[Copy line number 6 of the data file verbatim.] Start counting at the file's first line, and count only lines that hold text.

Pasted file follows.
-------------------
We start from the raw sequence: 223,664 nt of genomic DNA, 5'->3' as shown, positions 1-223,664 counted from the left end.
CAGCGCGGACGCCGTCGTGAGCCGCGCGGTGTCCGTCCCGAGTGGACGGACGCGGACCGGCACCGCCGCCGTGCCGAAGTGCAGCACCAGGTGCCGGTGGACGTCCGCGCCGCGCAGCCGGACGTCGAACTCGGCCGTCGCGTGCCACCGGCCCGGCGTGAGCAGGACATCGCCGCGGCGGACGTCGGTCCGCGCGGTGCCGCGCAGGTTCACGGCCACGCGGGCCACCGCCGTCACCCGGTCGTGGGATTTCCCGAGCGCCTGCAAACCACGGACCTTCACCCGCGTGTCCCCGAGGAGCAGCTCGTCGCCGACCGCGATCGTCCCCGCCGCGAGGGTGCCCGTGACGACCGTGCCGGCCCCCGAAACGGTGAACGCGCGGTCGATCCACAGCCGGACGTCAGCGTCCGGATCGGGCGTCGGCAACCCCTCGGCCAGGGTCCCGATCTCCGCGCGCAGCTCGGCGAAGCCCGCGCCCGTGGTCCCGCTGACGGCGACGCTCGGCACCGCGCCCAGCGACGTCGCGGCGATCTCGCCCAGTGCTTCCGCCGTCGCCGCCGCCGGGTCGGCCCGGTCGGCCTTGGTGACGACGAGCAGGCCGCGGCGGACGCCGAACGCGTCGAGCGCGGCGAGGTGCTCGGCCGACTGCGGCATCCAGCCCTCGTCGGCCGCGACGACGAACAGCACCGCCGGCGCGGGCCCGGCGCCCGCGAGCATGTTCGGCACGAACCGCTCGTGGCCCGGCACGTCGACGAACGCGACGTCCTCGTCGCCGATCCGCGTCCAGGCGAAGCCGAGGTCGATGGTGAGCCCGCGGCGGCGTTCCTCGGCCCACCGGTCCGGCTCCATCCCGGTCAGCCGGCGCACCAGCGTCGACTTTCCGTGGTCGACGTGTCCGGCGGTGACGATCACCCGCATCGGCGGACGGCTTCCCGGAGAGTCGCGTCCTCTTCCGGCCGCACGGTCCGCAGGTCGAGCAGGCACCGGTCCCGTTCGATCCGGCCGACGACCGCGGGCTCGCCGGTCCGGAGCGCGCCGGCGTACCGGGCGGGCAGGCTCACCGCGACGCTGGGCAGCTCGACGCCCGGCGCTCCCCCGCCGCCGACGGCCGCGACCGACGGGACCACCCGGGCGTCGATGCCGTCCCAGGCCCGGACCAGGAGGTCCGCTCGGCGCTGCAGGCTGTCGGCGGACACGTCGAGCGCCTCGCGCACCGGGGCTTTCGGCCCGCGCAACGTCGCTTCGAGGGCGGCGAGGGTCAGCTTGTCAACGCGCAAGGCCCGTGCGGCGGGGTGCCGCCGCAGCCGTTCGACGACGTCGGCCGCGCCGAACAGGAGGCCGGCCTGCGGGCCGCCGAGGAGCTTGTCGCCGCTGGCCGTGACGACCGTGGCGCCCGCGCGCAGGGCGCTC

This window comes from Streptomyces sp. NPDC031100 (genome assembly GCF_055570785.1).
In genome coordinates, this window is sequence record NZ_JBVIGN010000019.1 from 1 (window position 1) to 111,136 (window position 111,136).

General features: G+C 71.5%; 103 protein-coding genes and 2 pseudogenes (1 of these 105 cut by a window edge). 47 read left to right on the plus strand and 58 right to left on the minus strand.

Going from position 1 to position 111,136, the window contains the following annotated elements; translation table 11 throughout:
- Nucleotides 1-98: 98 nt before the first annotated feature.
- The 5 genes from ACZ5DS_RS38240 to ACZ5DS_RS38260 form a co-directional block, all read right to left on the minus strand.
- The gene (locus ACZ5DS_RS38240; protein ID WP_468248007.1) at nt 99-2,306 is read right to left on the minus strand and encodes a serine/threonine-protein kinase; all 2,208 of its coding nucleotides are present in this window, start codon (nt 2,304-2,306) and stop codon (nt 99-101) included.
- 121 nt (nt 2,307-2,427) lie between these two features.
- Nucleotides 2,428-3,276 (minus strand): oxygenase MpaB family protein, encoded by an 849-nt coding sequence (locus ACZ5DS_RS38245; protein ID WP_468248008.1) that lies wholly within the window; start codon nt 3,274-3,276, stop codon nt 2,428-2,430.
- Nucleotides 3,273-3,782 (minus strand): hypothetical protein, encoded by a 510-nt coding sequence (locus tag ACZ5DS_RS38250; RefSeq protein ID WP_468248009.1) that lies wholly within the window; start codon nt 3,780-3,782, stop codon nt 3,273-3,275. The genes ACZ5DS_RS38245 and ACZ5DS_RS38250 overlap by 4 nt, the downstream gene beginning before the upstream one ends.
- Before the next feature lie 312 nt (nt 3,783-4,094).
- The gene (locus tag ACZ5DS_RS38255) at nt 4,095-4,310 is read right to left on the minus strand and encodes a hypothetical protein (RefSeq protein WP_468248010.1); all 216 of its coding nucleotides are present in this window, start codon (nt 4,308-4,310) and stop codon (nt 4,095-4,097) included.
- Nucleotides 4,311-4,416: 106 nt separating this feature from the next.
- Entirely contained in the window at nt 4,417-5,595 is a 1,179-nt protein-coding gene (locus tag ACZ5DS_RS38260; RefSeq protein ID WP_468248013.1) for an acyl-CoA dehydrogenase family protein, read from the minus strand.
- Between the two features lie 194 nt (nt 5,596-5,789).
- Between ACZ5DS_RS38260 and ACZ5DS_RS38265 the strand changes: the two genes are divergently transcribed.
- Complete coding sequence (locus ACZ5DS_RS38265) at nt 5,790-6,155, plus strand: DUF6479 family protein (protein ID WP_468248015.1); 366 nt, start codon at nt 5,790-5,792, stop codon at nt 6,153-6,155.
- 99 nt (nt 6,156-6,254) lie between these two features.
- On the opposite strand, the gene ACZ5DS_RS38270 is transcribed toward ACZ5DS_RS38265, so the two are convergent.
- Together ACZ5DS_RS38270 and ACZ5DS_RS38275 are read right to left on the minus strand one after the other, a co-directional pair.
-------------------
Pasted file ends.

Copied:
Going from position 1 to position 111,136, the window contains the following annotated elements; translation table 11 throughout: